“It’s that NIMBY problem,” Hansen said, using the acronym meaning, “Not in My Backyard.”  It’s, “‘I’m not against wind energy, I just don’t want it in my area.’ Their goal is to make sure that no project gets built, period.”

For Nebraska towns facing shrinking populations, wind turbines can mean economic opportunity, Hansen said. In Petersburg, the influx of workers after a wind farm was built led a failing grocery store to instead build a second location, he said. It’s the equivalent of a part-time job for farmers who agree to turbines. 

“It’s like having an oil well on your land without all the pollution,” said Dave Aiken, a UNL ag economics professor. “You’d think it would be a no-brainer.”

In Banner County, the economic benefit would have bled into the surrounding area as well, landowners said. Crews building turbines would have bought groceries and stayed in hotels in neighboring Kimball and Scotts Bluff counties.

Now, the landowners aren’t entirely sure what’s next. Orion said the Air Force decision rules out at least half its planned turbines. It still hopes to have a project running in 2024. Invenergy declined to detail any future plans. 

“This resource is just there, ready to be used,” Brady Jones, John Jones’ son, said. “How do we walk away from that? At a time when we’re passing legislation that would vastly increase investment in wind energy in this country? That energy’s got to come from somewhere.”

By Natalia Alamdari

Natalia Alamdari has worked at newspapers throughout the country. Her reporting has taken her to small town shooting ranges in Missouri, contentious school board meetings in Delaware, and aquariums in Texas. Working at the Flatwater Free Press is a return to Nebraska — in college, she spent a summer interning at the Omaha World-Herald. She is a graduate of the University of Missouri-Columbia and native Texan. When she’s not reporting, you can probably find her baking, petting her cat, or trying out a new crafty hobby.

22 Comments

Thank goodness for some common sense. some real investigation into these monster soros. inventions that are killing AMERICA—–ONLY KLEEB, HAS THE STUPIDITY OF DISCARDING OIL and bringing in concrete by the tons—-that lasts in our ground forever, kills all birds, causes anxiety and migraine headaches that make WORKING—GET THAT–WORKING AMERICANS SICK. Good for the Air Force—to think of the future—–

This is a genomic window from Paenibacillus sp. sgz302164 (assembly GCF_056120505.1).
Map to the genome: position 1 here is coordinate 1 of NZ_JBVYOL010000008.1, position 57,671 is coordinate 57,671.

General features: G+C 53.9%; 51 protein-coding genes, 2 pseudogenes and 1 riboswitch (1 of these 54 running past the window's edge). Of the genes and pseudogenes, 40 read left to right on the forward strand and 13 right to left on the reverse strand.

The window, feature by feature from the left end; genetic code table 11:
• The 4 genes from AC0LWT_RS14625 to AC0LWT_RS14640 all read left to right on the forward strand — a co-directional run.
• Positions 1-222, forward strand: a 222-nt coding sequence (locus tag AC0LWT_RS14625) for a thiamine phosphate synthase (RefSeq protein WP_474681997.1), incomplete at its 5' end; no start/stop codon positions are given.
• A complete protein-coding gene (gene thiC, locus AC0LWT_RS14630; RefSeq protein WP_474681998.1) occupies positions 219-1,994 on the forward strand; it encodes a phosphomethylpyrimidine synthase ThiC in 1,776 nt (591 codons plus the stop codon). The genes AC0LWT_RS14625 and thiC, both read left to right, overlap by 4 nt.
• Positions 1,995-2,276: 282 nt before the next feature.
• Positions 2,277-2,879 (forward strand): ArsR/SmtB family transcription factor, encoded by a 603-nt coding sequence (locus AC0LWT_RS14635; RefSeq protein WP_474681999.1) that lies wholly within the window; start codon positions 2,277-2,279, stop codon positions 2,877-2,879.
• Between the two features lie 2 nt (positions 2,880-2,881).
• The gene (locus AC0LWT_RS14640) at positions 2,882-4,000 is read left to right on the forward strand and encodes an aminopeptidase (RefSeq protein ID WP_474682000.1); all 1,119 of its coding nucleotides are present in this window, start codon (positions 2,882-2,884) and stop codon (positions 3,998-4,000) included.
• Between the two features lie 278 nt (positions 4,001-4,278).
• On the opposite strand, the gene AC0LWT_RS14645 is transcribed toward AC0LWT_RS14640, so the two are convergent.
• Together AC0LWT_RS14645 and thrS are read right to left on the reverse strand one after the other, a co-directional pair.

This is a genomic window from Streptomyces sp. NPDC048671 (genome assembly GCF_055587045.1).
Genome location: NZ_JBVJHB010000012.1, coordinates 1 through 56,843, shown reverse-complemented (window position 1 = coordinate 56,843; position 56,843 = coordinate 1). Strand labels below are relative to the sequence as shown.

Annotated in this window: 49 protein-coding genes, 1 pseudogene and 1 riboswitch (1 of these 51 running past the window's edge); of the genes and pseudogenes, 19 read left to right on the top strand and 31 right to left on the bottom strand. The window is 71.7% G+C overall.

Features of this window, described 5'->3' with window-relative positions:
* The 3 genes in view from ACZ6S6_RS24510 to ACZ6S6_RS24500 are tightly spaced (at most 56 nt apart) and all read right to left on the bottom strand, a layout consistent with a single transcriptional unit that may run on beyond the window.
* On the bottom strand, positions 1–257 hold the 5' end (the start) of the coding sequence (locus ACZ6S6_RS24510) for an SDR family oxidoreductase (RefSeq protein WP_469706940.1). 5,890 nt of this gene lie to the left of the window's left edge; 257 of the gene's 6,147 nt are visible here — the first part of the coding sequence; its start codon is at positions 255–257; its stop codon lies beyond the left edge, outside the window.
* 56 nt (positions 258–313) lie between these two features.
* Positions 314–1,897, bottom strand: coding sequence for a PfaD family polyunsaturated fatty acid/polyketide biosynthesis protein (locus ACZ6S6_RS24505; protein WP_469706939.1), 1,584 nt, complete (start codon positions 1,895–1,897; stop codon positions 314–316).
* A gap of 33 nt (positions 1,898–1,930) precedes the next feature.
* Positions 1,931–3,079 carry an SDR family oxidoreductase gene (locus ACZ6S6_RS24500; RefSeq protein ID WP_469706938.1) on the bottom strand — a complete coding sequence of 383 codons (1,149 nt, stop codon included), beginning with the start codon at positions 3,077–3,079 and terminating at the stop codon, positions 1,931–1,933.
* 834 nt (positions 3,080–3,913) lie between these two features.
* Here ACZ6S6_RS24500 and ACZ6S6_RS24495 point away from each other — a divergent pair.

I say NO to windmills, YES to nuclear, natural gas, hydro, oil, coal. Solar has more to progress in order to make it really a good national choice and fusion will probably make it a dinosaur long before it becomes cost effective and miniaturized. Do not be panicked by the greenies. And if I was given 15G a year, I would want them on my land so I could be rich and live somewhere else where there was NO windmills.

The bots are strong on this comment section.
You know what a wind farm sounds like? Wind. I’ve been to several here in Texas and the turbines are essentially silent. They can be a danger to birds at the same rate as tall buildings, radio towers, etc. Different ways are being tested to keep birds away. Google toxic coal ash lakes if you want to learn about a much faster way to kill birds. Burning dirty coal, oil and gas is what is making working Americans sick.
We’re not there yet but I can’t wait until coal and oil join lead cups and arsenic makeup in the trash can of history.

Our military is the largest CO2 emmiter on the planet and here in the heart land of Nebraska US nuclear war heads
preempt one of the many ways we can resolve this world wide problem: clean, renewable. green energy.
PS Love you NE farmers. Less cattle more soy and wheat and corn please.
Cheers
Hi my beloved Crete and Doane University alumni 1970